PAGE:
Aroma Lab

So I have gone through how to taste coffee. In case you missed it I will review the steps at the end. Now let’s talk about developing your coffee nose. What does my nose have to do with how my coffee tastes? Well nearly everything we taste is really the result of the associated smell. Remember we only taste bitter, sweet, salty, and sour. As we develop our knowledge around different coffees, a quick reference guide is to pair them with food and or smells to help bring out the flavors layered within your cup. There are 9 basic smells we work with at Starbucks. You can create your own aroma with these scents using little herb jars and scented oils. Scent #1 is berry. To me when I think of berry in terms of coffee I instantly think blackberries squished. One of my favorite coffees representing berries is Kenya. Scent #2: caramel. Not the overly sugary processed kind but the homemade burnt sugar, creme brulee kind. When I inhale a shot of espresso this is what I think of. Sweet, dark and sinful. Scent #3: Citrus. For me there really are 2 main citrus scents and flavors I get when tasting coffees, lemon and grapefruit. Sometimes I will add orange wedges to iced coffee but when sipping or tasting a coffee with citrus notes I more often than not smell lemon and grapefruit. It isn’t always the juicy smell either, I have tasted coffees where I felt they were like the essence or oil of the citrus, such as the peel of a grapefruit. That to me is a little more bitter than sour. Scent 4: Cocoa. When I talk about an aroma of cocoa I am talking about the smell when you open a canister of cocoa powder. Semisweet and dry. Like a whiff of chocolate. I am totally getting hungry writing this! Scent #5: Earthy. Okay I get flack at work for this all.the.time, earthy does not always equal dirt! Sometimes earthy can be fresh cut grass, leaves or mushrooms. Earthy can be fresh turned soil. When I hear baristas refer to earthy and dirt as one in the same I instantly press some Sumatra and have a convo about mushrooms and the herbally tones of the coffee. Scent #6: floral. This was a hard one for me. When I think floral I think in your face, over the top gardenias and fragrant roses. But I learned more often than not, that floral in terms of coffee is often those subtle scent of almond blossoms and baby’s breath. It is a little more muted then the memory imprinted in my brain. Scent #7: Nutty. This was an easy one for me and one of the first scents that made sense to me when I first began tasting coffee. I find Latin American coffees are the best for drawing out the nutty aroma in coffee. When I say/use the term nutty I am talking about the smell of roasting nuts. Like walnuts, hazelnuts and pine nuts. Scent #8: Smoky. This is of course another one of those where I have to remind people that while yes, it can mean it has the ashy scent of an overfull ashtray, but not always. When I think of smoky I think of campfires at the beach. Bundled up hanging out with family chatting away. It is far more woodsy then nicotine. The last scent, scent #9, is spicy. This is a very broad term because spicy can be peppery, cinnamony, herbally, etc. When I hear spicy I think Aged Sumatra. That clovely, nutmeggy scent that brings to mind fall and the holidays. The smell of fireplaces and cider.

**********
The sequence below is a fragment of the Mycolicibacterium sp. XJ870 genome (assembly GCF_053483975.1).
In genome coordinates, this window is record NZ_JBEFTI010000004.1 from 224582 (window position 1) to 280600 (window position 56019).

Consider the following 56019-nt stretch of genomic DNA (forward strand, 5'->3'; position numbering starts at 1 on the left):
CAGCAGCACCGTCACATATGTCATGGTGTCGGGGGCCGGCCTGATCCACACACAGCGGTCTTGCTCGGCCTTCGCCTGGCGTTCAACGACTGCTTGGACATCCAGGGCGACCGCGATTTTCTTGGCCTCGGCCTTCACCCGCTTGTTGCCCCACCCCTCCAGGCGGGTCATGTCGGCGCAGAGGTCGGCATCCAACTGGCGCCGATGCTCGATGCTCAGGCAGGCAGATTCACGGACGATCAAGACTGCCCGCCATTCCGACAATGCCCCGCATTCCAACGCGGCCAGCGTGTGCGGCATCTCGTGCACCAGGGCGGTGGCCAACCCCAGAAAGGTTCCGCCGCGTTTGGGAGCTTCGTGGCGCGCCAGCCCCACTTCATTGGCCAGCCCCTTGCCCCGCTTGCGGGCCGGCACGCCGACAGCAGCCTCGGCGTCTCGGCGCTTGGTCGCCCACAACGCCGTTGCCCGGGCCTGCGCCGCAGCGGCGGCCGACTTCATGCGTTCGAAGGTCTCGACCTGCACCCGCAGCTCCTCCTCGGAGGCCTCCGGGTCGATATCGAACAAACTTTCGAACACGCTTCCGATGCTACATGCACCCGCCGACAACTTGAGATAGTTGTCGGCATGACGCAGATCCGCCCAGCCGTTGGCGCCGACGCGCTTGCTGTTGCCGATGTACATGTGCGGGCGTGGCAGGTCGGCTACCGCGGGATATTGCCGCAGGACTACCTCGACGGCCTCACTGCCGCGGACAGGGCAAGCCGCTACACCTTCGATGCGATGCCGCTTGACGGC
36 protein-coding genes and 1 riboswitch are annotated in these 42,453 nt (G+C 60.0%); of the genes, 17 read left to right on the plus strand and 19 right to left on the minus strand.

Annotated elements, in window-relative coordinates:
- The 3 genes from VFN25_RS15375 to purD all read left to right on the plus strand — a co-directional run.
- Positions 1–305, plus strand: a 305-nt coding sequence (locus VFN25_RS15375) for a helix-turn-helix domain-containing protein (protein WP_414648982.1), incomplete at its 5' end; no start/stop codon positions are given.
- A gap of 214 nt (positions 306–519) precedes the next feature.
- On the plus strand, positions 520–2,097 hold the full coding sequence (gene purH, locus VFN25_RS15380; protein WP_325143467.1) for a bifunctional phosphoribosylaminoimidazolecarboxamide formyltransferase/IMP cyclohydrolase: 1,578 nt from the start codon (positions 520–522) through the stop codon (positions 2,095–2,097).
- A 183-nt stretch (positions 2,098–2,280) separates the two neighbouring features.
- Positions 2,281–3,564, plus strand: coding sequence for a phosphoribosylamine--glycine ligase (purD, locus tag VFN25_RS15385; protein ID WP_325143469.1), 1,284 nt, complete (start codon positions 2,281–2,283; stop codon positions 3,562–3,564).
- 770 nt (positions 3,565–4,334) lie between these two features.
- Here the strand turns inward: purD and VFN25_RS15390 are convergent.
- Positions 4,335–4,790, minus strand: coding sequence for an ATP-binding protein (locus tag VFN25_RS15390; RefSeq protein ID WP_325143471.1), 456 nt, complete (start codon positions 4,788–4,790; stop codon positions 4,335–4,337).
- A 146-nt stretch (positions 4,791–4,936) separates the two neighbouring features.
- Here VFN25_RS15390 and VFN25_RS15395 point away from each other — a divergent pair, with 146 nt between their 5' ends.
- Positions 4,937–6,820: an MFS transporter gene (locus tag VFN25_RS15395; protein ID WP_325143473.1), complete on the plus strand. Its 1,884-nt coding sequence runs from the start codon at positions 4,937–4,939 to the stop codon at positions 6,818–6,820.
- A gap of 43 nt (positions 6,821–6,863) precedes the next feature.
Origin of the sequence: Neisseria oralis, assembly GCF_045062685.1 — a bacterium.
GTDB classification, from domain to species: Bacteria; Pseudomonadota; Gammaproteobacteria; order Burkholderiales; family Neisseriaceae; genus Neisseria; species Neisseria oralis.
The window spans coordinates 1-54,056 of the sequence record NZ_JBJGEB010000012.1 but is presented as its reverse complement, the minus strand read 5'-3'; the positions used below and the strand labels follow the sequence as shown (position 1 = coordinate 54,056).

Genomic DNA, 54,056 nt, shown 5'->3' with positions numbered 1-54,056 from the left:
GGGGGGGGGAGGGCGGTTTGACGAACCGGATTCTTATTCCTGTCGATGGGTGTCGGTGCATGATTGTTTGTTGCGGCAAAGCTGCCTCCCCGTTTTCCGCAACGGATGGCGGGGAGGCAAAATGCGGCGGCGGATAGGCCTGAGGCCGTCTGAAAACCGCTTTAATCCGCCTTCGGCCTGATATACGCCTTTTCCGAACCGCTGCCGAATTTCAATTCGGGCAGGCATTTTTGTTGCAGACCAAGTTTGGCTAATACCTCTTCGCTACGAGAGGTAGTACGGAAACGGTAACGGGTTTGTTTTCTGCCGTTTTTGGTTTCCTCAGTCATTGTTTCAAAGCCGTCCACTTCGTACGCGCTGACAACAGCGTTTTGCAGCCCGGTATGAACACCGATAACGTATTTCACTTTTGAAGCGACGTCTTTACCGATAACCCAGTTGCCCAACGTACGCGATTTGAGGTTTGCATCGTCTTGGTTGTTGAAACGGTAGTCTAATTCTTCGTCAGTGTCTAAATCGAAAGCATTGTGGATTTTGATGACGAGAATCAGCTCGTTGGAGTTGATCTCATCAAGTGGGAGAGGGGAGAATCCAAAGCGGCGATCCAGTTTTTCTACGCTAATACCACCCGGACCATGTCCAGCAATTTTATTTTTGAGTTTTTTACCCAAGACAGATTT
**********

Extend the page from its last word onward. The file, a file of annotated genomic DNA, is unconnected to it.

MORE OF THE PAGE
So grab some stuff from the pantry and when you are sipping your cup of joe tomorrow morning take your time to inhale and smell what you are tasting. You may be surprised at how much more you are tasting after doing so.

The 5 steps to tasting:
1. Smell
2. Slurp
3. Taste and locate on tongue
4. Create description of what you smell and taste.
5. Repeat

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About thecoffeeqween

I am a 30 something year old mom, wife, and lover of all things coffee and tea. I have two kick ass boys, a hubs who looks like Collin Ferrell, and a killer job as a store manager for Starbucks. Follow me as I juggle it all downing espresso, raising boys and learning to be happy with what I got!
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